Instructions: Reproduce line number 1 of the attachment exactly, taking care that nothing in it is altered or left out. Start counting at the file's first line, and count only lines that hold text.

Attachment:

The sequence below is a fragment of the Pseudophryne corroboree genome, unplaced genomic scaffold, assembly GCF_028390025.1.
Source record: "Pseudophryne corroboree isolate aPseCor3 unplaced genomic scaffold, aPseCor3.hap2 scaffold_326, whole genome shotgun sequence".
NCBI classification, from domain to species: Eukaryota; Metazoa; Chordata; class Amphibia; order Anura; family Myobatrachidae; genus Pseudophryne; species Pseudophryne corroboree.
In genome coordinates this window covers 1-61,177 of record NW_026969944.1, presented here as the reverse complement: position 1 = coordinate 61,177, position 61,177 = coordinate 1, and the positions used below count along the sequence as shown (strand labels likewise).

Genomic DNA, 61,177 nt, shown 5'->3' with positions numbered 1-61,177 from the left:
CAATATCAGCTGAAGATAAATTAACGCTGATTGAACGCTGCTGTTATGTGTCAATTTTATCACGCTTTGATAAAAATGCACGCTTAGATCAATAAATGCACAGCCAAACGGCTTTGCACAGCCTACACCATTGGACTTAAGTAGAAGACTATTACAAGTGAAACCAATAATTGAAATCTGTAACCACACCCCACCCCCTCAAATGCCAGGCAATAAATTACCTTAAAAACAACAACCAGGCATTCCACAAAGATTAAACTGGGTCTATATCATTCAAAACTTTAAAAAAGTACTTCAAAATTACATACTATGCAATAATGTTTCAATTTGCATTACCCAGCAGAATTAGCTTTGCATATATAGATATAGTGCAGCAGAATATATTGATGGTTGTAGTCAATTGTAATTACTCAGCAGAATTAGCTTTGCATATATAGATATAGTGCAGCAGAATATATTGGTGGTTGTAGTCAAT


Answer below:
The sequence below is a fragment of the Pseudophryne corroboree genome, unplaced genomic scaffold, assembly GCF_028390025.1.